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Kevin Casey

A Shared Bearing

A dragonfly slices the mottled sky
to sections of sapphire and white, then falls –
a cracked whip – to the bow of the canoe.

And balanced on the centerline, I might
make of it a ruby-bodied compass
needle, figurehead or cross, to give more

meaning to the meeting. But the same
cool breath that stills its clicking wings and curls
these rising mists stays my mind's own wheeling,

so it's enough that we both warm ourselves
in the bow wave of the sun as it glides
along the darkened edge of silent pines,
and, for now, that we share this same bearing.

Night Sounds, Early Summer

Through the squint-eyed slot at the bottom
of the window, the chirping of tree frogs

toddles in – dew-glazed toe pads trailing shreds
of night air and ripened balsam poplar;

the pond that sleeps inside the cedars
lies pressed to the valley's floor, still and deep,

beyond the reach of the frail and glinting
finger bones of stars. And then the sound

of a single loon, billowing like pine smoke,
moss-sodden, slowly tumbling along

the line of hills that stretches to the morning;
still dreaming, you answer, your own thin voice

faint and forlorn, poured from a vacant nest
thatched with cattail down and water lilies.

Burnt Houses

Three burnt houses
along that length of road –
three blackened beads
on an asphalt chaplet.

Charred cellar mouths,
fieldstone jawbones rigored
open, gaping skyward –
What dark chorus

do they sing that
I should hear,
what prayer chanted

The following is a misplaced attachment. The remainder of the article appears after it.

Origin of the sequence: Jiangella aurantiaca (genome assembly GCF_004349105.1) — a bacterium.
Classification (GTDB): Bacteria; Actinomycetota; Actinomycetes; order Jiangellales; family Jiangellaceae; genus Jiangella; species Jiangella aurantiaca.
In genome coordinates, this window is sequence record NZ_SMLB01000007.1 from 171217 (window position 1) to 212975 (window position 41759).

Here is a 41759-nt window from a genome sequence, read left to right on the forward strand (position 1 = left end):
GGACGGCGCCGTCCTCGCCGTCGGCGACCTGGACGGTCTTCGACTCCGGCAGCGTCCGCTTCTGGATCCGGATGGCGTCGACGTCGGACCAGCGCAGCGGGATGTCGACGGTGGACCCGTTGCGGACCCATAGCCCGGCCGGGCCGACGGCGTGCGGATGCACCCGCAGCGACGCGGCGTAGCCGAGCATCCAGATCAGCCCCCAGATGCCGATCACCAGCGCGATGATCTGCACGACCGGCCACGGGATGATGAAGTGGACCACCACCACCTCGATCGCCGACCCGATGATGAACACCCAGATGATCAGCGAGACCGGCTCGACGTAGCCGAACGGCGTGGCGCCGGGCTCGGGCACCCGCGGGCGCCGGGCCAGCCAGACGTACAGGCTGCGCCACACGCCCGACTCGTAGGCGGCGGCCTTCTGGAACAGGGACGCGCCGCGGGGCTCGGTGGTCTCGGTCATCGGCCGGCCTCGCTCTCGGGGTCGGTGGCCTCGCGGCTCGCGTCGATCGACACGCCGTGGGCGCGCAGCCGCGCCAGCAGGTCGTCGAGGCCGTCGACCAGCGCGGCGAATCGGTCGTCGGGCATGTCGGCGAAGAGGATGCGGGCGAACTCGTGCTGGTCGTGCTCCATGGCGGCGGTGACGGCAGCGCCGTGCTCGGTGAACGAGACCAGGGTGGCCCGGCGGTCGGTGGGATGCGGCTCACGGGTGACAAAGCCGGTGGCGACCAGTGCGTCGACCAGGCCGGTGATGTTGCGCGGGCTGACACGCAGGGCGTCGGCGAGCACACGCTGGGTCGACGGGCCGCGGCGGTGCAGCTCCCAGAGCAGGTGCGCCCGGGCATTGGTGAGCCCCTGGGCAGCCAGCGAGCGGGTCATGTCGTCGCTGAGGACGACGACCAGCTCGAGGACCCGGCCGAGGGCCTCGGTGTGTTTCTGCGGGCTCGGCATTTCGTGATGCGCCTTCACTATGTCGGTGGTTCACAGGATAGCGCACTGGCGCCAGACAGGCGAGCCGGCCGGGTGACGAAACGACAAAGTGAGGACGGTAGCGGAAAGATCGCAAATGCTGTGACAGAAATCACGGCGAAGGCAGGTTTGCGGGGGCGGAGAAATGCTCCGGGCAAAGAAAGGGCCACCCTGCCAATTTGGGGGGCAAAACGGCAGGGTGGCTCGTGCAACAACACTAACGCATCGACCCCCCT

by that grim triptych?

Sorry to Part

We met again in
this poverty of time,

beneath fractured hills
and the black, jagged

line of spruce,
where the north wind

entwined us in sheer,
glaucous ribbons,

and the sun
scraped its thin arc

above the pewter lake.
My memory

of your leaving
was made of a moment

in the curved,
dry rib of that place.

A Thing Slips Away

In the jangling haywire of morning,
sorting cares and chores that swarm like blackflies
above the kitchen table, I see it
lying forsaken in the late May sun –

nothing scolds like an untended garden.
As sullen as a slighted child, it clings
to the dooryard's edge, sulking, obliging
a host of lowly vagrants out of spite:

thistle, crabgrass and the wanton bindweed's
shameless blue trumpets blowing – all riot
on the rich, unbroken soil. And I'd wrench
them, stalk and stem, pitch their lifeless bodies

over the wire fence's woven wall,
except for the shingles that December's
winds misplaced, and the guileless piles of ash
the ravening chainsaw eyed all April.

And with every day, the green fire spreads,
as the meadow moves to reclaim its own.
Neglect nurtures only neglect, until –
grafted with regret – a thing slips away,

and we welcome the frost's final tilling,
and the abiding stillness winter sows.

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